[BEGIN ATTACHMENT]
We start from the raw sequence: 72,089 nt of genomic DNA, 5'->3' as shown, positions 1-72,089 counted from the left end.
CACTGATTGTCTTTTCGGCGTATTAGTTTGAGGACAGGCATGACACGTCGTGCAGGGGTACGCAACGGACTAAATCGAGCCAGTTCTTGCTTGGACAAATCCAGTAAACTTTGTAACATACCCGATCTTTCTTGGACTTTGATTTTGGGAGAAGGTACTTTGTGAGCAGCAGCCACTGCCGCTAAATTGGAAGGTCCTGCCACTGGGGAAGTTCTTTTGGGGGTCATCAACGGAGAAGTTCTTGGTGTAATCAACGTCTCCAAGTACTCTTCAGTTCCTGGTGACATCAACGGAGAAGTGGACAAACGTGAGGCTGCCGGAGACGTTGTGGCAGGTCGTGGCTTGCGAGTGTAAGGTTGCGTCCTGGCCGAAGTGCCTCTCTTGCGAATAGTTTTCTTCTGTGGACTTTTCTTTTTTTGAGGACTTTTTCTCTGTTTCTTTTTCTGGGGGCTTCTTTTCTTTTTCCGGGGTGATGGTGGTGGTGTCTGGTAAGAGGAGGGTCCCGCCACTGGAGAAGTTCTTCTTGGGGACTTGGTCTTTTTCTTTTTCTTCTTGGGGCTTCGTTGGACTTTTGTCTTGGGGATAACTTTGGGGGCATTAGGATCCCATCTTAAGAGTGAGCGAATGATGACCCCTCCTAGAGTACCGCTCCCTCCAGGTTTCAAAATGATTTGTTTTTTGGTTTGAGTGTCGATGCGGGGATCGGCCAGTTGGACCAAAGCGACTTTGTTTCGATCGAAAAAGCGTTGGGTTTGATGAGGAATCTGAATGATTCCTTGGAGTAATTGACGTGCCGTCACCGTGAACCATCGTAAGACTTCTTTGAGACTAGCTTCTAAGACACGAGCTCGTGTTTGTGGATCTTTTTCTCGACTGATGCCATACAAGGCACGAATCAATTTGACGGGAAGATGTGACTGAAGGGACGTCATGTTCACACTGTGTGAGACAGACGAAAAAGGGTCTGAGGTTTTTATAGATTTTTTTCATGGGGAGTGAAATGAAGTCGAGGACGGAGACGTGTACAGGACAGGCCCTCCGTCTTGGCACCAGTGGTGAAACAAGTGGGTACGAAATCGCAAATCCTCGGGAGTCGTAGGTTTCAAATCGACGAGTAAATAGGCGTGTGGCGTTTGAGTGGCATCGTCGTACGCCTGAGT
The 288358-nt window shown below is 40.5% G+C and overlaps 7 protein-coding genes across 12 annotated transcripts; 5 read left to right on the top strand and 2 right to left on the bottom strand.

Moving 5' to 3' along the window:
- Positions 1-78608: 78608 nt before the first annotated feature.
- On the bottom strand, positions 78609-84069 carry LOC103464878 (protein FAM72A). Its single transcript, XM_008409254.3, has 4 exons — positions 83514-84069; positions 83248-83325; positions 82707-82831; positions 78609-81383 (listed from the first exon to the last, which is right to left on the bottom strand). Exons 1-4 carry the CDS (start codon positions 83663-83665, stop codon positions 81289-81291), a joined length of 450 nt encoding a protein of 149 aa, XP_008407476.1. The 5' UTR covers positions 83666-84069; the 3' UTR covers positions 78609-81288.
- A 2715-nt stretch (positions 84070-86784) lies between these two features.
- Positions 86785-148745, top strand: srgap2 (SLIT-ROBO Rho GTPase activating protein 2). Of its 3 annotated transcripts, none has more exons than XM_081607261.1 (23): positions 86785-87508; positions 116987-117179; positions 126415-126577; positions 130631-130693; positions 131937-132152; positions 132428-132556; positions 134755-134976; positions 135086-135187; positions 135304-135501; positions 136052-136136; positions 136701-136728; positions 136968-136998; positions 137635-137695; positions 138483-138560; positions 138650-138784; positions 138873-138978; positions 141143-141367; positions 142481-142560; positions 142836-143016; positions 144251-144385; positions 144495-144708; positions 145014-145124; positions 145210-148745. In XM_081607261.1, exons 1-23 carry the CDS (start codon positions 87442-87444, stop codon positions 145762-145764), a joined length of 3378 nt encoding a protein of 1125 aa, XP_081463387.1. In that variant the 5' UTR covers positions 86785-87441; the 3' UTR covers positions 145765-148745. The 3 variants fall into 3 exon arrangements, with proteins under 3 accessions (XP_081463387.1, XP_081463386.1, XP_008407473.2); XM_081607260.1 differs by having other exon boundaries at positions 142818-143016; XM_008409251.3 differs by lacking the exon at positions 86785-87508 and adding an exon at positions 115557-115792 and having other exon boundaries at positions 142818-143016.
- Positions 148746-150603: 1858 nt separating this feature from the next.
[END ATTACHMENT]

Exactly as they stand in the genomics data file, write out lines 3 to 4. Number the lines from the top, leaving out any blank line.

The 288358-nt window shown below is 40.5% G+C and overlaps 7 protein-coding genes across 12 annotated transcripts; 5 read left to right on the top strand and 2 right to left on the bottom strand.

Moving 5' to 3' along the window: